When the Fair Housing Act first came into effect in the late 1960s and early '70s, a substantial share of white Americans supported the kind of discrimination the landmark law made illegal. They believed that whites had a right to keep blacks out of their neighborhoods. They said in surveys that they'd prefer a housing law that protected a homeowner's right to discriminate.

While that era sounds long ago, these positions took many years to shift. And that slow trajectory helps explain why there has long been little political will for the kind of desegregation — originally envisioned by the law — that the Obama administration now says it wants to enforce.

Since 1973, the General Social Survey has continuously asked whites which housing law they would vote for if they had two options: One saying a homeowner "can decide for himself whom to sell his house to, even if he prefers not to sell it to blacks," and another saying a homeowner "cannot refuse to sell to someone because of their race or color."

The second choice has been the law in America since the passage of the Fair Housing Act in 1968. But until the late 1980s, a majority of whites chose the first option:


The reversal over the last four decades has been striking. But as recently as 2014, 28 percent of whites still said they'd chose the law allowing homeowners to refuse to sell their homes to blacks.

On another GSS question, a third of whites in 1972 agreed with the statement "white people have a right to keep blacks out of their neighborhoods if they want to, and blacks should respect that."


When the GSS stopped asking the question in 1996, 12 percent agreed.

More recently, since just 1990, the share of whites who say they're opposed to living in a neighborhood where half their neighbors are black has fallen significantly, too:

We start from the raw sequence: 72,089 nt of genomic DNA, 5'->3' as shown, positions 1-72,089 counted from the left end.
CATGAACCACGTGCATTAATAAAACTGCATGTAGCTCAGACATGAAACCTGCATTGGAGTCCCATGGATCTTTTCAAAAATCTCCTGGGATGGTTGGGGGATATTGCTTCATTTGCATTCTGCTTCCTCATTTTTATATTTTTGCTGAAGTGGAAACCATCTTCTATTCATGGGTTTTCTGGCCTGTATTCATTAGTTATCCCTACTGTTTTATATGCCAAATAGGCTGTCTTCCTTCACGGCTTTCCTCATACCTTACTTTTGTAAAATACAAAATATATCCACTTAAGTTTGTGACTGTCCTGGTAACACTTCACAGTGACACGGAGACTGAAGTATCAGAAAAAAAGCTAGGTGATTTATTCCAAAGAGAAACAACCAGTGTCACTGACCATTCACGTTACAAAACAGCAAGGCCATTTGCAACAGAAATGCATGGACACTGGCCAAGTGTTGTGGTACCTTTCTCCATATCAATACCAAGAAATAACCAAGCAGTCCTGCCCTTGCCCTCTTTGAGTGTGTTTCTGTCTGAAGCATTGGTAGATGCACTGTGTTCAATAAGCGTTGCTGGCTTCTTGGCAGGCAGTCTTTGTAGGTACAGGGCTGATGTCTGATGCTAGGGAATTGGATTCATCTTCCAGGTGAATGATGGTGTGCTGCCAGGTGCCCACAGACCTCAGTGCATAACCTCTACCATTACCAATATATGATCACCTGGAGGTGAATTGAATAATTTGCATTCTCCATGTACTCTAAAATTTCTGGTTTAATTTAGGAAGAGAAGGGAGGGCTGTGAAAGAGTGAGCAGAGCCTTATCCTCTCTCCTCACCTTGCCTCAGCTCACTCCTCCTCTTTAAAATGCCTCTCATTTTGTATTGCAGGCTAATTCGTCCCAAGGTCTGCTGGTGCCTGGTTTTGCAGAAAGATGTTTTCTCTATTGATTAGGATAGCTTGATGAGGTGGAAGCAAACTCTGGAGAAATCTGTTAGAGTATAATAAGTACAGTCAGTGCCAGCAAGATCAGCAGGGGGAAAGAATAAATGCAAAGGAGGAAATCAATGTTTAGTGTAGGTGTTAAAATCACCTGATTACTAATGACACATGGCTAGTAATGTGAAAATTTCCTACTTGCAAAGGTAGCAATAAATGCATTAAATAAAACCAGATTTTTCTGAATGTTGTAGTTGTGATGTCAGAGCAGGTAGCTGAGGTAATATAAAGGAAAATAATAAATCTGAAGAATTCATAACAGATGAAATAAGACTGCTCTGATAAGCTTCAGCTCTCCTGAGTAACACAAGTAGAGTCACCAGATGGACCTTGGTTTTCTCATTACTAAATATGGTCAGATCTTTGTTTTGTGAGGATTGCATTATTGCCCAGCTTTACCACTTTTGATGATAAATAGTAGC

Notably, the share of whites who'd favor living in such a neighborhood has remained relatively stable for the last 20 years. Alexander Polikoff, a long-time civil rights lawyer in Chicago, made this observation to me that may help explain that last picture: "It’s not that people in the large harbor racial animus, although there are some who do," he says. "It’s that people are fearful of inundation."

General Social Survey methodology

The General Social Survey was funded primarily by the National Science Foundation and conducted by NORC at the University of Chicago through in-person interviews with a random national sample of U.S. adults. The 2014 results for questions on housing laws and neighborhoods were based on 877 interviews non-Hispanic whites and have a margin of sampling error of plus or minus 4 percentage points. Previous year surveys interviewed between 504 and 1,352 whites, with error margins between 3.5 and 5.5 percentage points. Data were analyzed by The Washington Post.

Non-Hispanic whites were defined as respondents identifying their race as white  (RACE) and not identifying their ethnic origin (ETHNIC) as Mexican, Puerto Rican or "Other Spanish." This corresponds with Hispanic identity the vast majority of the time but allows for comparison of attitudes among non-Hispanic whites in years where Hispanic identity was not directly measured. Data are weighted to a composite weight which is the product of WTSSALL, FORMWT and OVERSAMP.

Question wording (questions asked separately in survey):  

Supposed there is a community-wide vote on the general housing issue. There are two possible laws to vote on. One law says that a homeowner can decide for himself whom to sell his house to, even if he prefers not to sell to (IF RESPONDENT IS NOT BLACK: blacks) The second law says that a homeowner cannot refuse to sell to someone because of their race or color. Which law would you vote for?

Here are some opinions other people have expressed in connection with (Black/African-American)-White relations. Which statement on the card comes closest to how you feel?

White people have a right to keep (Blacks/ African-Americans) out of their neighborhood if they want to, and (Blacks/African-Americans) should respect that right. Agree strongly, agree slightly, disagree slightly, disagree strongly, no opinion.

What about living in a neighborhood where half of your neighbors are Blacks (would you be very much in favor, somewhat in favor, neither in favor nor opposed, somewhat opposed, or much opposed)?

Scott Clement contributed to this report.